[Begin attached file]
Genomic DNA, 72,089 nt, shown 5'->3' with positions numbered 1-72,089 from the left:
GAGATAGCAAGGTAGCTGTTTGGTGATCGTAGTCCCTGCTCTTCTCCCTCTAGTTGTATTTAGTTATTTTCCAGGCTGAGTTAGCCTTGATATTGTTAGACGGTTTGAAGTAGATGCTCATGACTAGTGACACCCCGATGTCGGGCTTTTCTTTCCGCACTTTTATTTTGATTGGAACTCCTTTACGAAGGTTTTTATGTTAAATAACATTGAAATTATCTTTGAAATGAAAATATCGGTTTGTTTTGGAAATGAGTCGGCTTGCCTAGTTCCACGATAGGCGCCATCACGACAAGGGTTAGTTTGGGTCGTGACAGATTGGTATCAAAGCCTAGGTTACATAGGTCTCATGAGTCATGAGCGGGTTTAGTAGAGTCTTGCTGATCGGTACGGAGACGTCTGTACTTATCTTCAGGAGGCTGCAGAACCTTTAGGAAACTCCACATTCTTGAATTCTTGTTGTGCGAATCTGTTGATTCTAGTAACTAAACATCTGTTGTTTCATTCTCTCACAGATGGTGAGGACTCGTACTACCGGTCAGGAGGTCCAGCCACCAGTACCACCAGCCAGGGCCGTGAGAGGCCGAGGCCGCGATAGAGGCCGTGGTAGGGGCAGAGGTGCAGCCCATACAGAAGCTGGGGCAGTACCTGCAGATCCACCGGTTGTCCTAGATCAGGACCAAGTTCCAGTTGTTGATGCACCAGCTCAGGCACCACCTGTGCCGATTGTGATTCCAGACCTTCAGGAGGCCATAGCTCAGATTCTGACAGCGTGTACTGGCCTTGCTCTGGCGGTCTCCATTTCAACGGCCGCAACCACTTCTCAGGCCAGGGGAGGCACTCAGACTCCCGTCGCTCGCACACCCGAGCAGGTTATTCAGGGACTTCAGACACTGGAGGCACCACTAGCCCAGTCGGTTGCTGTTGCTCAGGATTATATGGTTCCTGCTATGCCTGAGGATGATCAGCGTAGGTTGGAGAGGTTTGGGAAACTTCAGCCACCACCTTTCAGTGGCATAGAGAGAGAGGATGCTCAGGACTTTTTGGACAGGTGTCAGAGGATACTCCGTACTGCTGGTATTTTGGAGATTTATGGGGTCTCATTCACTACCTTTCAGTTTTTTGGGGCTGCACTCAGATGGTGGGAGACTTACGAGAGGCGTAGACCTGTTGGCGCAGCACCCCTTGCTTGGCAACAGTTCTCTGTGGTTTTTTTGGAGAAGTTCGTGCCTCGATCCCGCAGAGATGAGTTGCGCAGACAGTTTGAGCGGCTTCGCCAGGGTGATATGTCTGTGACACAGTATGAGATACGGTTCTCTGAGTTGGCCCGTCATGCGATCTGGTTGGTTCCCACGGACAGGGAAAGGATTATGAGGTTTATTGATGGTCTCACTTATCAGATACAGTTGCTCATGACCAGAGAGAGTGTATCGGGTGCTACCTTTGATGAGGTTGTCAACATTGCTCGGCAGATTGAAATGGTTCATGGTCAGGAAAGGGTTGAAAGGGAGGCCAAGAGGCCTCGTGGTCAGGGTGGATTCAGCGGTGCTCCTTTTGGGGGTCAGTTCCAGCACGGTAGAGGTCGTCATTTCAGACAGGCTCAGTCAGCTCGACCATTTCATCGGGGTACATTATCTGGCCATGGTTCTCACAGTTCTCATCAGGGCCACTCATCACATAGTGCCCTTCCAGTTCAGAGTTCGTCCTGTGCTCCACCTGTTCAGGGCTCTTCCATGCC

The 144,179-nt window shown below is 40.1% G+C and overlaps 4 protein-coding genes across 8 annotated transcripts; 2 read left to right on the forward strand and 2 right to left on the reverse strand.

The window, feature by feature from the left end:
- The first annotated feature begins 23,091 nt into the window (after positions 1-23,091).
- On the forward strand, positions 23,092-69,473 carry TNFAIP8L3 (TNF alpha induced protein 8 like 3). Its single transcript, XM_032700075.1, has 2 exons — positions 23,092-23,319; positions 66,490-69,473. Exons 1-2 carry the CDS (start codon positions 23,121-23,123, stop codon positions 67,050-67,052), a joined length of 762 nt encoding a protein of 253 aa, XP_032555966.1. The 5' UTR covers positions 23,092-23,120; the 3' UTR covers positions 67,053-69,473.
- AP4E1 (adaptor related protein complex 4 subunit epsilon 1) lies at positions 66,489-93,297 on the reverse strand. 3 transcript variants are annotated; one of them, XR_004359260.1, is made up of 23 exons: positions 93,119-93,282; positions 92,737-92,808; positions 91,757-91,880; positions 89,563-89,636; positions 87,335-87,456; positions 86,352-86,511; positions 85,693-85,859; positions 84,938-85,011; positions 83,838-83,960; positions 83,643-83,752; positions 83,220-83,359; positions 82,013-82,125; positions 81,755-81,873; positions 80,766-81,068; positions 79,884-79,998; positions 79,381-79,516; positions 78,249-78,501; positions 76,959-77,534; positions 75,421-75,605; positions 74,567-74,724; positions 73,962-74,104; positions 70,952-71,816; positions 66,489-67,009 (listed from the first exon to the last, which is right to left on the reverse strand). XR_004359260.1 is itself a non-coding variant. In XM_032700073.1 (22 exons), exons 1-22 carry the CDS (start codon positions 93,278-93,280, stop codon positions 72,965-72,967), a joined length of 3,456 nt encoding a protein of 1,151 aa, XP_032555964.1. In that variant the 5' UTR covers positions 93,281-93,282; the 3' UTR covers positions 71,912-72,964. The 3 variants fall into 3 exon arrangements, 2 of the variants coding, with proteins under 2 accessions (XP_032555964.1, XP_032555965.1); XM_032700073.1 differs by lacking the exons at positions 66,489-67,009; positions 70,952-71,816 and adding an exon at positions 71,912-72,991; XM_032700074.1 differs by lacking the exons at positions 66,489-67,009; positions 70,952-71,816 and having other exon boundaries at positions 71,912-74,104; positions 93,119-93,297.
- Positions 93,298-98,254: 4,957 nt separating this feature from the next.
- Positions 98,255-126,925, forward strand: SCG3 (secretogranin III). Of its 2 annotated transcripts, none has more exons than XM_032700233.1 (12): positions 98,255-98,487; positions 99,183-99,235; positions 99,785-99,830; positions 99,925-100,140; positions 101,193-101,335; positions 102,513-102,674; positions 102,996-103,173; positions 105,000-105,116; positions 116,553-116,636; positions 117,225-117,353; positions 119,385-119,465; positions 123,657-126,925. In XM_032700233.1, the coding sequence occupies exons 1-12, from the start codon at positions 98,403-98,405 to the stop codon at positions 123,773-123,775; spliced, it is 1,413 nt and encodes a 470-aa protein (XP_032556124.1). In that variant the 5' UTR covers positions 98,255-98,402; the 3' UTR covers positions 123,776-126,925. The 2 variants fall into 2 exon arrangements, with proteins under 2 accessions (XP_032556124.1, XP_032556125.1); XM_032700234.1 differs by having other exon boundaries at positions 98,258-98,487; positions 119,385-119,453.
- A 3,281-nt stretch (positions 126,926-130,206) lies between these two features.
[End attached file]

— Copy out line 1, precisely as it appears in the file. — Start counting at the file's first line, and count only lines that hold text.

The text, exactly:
Genomic DNA, 72,089 nt, shown 5'->3' with positions numbered 1-72,089 from the left: